But although in these times of simplicity, as they are described to us, we may suppose every man capable of discovering his own duty, and offering up the pure and spiritual worship of his own heart, yet such a worship was too refined, abstracted and solitary, to last always. Human affairs soon became more complicated. Societies were necessarily formed; and this sacred intercourse of individuals, with the Father of Love, soon began to decay. The avo

cations of life made many forget it; and many more were too much sunk in ignorance and indolence, to mark those displays of wisdom, power and goodness, which ought to raise it in the breast. Such persons could see the sun set and rise, and could turn their sight upon the spacious sky, without adoring the Maker's greatness, or extolling his wisdom. They could wander, with unconscious gaze in the midst of nature, neither listening to her voice, nor joining in her grand chorus to creative goodness.

Now it was easy to foresce, that this defection of individuals from their Almighty Parent, might not only spread itself into general corruption, but involve particular societies in temporal misery. It, therefore, became necessary to institute a social worship, by which all the members of a community might be assembled, in one solemn act, to give some public mark of that homage of heart, which was universally agreed to be due to the supreme head of the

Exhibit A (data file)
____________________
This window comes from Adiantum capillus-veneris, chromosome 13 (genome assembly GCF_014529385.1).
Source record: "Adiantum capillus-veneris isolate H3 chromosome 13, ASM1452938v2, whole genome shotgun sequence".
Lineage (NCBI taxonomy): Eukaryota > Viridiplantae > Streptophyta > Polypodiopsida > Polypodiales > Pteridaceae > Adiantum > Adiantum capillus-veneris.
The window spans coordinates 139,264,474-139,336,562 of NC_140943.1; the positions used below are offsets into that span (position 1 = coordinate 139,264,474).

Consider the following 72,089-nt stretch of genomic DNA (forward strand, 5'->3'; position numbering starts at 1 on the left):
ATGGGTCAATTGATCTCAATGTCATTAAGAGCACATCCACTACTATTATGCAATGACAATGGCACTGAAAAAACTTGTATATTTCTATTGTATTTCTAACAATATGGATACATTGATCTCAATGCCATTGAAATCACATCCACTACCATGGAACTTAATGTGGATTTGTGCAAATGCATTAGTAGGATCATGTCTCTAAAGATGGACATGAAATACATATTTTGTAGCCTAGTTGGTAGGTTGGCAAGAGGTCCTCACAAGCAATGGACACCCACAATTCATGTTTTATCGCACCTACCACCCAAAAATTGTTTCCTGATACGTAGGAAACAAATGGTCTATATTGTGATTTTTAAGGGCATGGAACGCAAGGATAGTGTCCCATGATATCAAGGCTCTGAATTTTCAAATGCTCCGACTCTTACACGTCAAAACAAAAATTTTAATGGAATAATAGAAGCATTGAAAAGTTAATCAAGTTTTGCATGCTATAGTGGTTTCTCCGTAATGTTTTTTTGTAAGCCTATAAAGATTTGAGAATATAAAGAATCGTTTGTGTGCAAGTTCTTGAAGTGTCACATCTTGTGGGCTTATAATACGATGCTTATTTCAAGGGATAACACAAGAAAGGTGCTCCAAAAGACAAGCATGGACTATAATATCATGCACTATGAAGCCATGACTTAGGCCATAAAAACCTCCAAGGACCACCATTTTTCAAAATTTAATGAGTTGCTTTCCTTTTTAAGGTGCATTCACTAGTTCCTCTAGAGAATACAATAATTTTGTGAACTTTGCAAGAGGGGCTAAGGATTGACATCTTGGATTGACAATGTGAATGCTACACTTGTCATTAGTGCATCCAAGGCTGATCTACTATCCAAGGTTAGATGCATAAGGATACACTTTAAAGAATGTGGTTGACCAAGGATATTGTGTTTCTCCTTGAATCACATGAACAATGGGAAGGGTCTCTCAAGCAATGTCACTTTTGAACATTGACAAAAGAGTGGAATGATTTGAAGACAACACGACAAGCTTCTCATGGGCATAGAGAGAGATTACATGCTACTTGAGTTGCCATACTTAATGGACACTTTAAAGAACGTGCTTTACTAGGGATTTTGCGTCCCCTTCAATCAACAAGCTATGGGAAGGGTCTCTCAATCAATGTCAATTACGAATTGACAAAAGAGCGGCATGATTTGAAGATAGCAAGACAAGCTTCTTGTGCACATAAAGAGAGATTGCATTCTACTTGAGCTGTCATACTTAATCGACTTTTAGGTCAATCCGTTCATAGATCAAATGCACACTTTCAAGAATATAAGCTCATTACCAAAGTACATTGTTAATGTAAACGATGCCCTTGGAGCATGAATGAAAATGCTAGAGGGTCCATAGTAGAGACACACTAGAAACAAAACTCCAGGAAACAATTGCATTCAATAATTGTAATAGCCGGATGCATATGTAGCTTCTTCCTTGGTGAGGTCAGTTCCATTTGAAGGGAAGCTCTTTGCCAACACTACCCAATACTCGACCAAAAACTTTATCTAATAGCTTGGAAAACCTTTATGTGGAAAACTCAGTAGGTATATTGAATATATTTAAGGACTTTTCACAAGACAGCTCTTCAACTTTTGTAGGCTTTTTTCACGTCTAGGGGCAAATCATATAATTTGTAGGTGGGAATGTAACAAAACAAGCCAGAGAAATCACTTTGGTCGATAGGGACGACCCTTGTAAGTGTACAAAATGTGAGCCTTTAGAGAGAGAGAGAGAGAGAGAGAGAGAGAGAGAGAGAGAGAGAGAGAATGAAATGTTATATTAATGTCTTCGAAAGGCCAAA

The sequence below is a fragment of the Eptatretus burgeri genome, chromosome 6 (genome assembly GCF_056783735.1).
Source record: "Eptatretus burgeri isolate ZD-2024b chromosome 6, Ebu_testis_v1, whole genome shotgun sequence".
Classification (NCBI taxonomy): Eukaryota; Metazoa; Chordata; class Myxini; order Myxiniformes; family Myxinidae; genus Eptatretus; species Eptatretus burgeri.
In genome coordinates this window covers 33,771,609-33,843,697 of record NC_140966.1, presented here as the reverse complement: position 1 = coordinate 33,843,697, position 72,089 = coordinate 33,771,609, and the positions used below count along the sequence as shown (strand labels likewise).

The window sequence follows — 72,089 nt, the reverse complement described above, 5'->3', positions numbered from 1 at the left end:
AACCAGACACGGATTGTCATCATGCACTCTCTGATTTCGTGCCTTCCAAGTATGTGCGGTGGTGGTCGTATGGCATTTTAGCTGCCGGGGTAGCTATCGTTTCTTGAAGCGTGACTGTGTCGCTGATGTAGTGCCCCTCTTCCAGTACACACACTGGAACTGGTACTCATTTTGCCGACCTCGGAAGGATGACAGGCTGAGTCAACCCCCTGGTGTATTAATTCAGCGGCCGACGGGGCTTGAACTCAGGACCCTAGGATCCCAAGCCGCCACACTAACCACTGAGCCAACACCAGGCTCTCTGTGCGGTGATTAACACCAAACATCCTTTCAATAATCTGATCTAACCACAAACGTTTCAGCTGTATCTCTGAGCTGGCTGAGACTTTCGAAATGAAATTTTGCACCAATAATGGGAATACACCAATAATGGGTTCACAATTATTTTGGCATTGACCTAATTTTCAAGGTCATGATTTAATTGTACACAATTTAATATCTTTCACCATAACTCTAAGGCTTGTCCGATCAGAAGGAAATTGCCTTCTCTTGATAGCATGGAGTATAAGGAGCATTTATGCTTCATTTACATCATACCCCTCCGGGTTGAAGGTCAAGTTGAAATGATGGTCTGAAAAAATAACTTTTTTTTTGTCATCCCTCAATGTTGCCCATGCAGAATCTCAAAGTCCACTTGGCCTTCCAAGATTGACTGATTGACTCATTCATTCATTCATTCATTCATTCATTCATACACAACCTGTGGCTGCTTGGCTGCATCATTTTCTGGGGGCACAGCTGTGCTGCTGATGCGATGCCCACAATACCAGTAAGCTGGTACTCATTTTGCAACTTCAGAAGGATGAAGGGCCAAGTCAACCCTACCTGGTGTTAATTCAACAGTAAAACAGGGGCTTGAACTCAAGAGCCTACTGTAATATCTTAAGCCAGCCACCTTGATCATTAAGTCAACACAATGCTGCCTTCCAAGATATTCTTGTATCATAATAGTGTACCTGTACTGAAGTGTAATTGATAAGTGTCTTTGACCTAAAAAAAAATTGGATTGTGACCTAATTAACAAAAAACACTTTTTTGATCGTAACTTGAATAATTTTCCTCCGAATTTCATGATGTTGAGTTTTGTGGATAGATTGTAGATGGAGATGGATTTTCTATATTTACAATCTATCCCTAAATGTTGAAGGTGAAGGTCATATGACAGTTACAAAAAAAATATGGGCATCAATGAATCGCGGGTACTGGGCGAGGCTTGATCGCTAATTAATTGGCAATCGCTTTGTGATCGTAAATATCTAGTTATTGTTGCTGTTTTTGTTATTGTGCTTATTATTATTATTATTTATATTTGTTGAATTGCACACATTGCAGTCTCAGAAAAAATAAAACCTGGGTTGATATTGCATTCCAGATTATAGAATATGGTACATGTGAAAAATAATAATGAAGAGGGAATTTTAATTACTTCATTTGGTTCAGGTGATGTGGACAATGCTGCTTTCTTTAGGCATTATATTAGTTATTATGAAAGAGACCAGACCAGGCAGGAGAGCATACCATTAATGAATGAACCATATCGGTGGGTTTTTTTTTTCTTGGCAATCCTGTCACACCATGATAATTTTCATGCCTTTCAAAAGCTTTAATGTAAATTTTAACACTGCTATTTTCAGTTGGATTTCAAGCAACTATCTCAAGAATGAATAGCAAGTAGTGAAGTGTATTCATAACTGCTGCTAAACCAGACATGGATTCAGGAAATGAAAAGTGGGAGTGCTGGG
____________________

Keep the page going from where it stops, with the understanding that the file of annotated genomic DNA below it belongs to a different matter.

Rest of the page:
social system.

From this time, then, a chief ruler, to administer law and superintend the public weal, was not a more salutary institution, than the separate institution of an order of men to preside in these solemn acts of devotion, and to form the minds of the people to the knowledge both of law and duty. For action follows opinion; and, in order to act right, we must first learn to think right.

Thus, the priesthood seems to rest on the same foundation with society itself, and takes its rise from the necessity of human affairs, which requires some institution for assisting the busy, rouzing the indo

lent, and informing all. Without this, every other institution for the good of mankind would be found imperfect; and there never was a society of any kind that did not find it necessary, under some name or another, to appoint certain persons, whose particular business it might be, to study and explain what was conceived to be the great interests of that society, especially to such of its members as had less opportunity or ability of informing themselves.

We see, then, that the office of such an order of men (call them priests, or by any other name) is important in its original, and noble in its design; being nothing less than the great design of making men wise and happy-wise in knowing and happy in doing what God requires of them.